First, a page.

Code execution back door found in Ruby’s rest-client library
On August 19th, 2019
rest-client, a simple HTTP and REST client for Ruby, reported a new security threat. A maintainer’s RubyGem account was compromised and a malicious third party installed a code execution back door. The exploit affects versions greater than 1.6.10 and less than 1.7.0.rc1.
juskoljo raised an issue on the
rest-client repository on Aug 19th. The user reviewed the differences between versions of the package and found that versions between 1.6.10 and 1.7.0.rc1 execute remote code hosted on pastebin.com and sends information to malicious site. Through this exploit, the attacker was able to gain the infected hosts’ URL, environment variables, and other sensitive information.
The issue thread on GitHub is worth a read. It is a chance to see how an open source security issue was addressed. The first comment mentions that a CVE was requested and the second comment mentions that corrupted version had been removed and the compromised maintainer account had been locked. Later in the thread there is a discussion on the merits of two factor authentication on RubyGem accounts.
It is important to note that that the compromised version is fairly old.
rest-client is currently in 2.x.x series, so the exploited versions are a major update behind. However, given the realities of maintaining code, there are undoubtedly plenty of projects susceptible to the exploit.
What should I do now?
Users of the infected versions should upgrade as soon as possible. Version 1.7.0.rc1 includes a fix. You can use Snyk to determine whether you are using the vulnerable versions.
If you use our CLI, simply run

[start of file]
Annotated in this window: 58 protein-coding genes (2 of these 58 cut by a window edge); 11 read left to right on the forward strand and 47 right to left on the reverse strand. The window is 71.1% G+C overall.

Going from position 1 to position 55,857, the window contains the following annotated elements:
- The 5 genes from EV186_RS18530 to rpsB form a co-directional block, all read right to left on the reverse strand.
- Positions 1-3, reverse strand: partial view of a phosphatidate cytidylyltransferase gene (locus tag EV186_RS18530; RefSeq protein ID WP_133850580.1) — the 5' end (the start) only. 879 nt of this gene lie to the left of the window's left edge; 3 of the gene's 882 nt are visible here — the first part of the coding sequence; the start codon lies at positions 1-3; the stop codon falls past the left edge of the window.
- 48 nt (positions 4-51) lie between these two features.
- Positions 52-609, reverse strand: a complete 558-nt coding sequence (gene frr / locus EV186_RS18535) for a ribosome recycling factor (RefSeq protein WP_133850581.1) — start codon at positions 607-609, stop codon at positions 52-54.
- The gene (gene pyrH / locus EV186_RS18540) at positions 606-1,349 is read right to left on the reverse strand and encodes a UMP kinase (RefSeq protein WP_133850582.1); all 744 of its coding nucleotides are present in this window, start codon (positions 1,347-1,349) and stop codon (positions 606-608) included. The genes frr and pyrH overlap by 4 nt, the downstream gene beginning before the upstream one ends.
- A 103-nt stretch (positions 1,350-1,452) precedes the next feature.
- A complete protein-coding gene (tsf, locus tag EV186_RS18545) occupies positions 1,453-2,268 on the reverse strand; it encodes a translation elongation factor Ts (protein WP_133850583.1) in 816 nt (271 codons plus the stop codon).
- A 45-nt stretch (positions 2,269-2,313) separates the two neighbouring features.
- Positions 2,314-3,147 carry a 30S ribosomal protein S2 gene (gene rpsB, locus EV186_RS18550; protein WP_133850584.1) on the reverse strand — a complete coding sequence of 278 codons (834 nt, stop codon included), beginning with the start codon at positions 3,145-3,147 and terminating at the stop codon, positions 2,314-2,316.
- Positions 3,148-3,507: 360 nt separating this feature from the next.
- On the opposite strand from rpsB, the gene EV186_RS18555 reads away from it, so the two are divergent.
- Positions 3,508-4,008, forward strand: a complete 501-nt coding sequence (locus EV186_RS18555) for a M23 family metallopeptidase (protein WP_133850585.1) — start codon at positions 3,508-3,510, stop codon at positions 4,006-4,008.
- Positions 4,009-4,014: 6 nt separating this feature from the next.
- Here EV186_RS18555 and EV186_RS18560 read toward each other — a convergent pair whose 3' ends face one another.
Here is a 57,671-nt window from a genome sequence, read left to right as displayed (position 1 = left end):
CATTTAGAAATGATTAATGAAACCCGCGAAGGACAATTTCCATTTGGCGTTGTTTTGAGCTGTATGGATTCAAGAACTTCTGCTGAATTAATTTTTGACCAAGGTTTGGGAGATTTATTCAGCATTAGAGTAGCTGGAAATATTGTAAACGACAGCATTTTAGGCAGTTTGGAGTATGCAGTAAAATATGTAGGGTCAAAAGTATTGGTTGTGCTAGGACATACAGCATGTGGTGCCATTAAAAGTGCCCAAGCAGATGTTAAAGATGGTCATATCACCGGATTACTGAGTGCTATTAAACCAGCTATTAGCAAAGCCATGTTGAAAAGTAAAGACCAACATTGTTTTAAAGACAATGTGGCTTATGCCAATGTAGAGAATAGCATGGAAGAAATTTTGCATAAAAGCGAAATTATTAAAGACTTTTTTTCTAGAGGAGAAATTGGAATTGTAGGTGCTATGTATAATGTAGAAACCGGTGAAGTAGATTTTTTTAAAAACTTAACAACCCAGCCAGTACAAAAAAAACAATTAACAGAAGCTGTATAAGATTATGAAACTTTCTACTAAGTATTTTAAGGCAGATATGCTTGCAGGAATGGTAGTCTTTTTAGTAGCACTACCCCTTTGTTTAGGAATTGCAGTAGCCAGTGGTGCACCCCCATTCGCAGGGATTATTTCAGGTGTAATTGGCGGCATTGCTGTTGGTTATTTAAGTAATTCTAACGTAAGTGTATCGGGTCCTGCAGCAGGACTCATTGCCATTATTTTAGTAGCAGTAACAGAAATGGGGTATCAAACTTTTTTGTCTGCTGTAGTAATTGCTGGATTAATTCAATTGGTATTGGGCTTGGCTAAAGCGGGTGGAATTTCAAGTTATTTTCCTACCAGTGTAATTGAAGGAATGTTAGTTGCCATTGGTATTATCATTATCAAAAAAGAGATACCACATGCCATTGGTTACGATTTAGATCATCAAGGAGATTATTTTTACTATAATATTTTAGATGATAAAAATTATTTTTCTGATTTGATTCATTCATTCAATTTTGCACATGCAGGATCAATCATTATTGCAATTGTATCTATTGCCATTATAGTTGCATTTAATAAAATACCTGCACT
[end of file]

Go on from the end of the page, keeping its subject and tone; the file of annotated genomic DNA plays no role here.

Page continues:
$ snyk test in your project directory. You will get a print out of all the vulnerabilities in your dependencies, including any in
You can also test your project through our easy to use UI. Try it today.
I also encourage you to take a lesson from this exploit and enable two factor authentication for any account that allows it.
What can we learn?
This vulnerability illustrates the wisdom of enabling two factor authentication for your package manager account. In fact, security conscious maintainers should consider requiring it for those with push access.
Additionally, this vulnerability demonstrates why keeping relatively up to date with your dependencies’ release versions is a good idea. Auto-updating can be problematic as well, but it is clear that the attacker wanted to ‘fly under the radar’, so to speak, by targeting an older release.
A final lesson learned from this event is about acting fast to remediate this kind of problem. The problem may not impact a huge number of users but the impact to those users has the potential to be huge. It is important to get the word out, so that those users can address the problem as quickly as possible.
Hopefully this post can help spread the word. If you are concerned about whether you are using an infected version of
rest-client, try Snyk today! By performing a Snyk test, you can find out if your project includes the infected
rest-client versions and learn about any other known vulnerabilities that exist in your dependencies.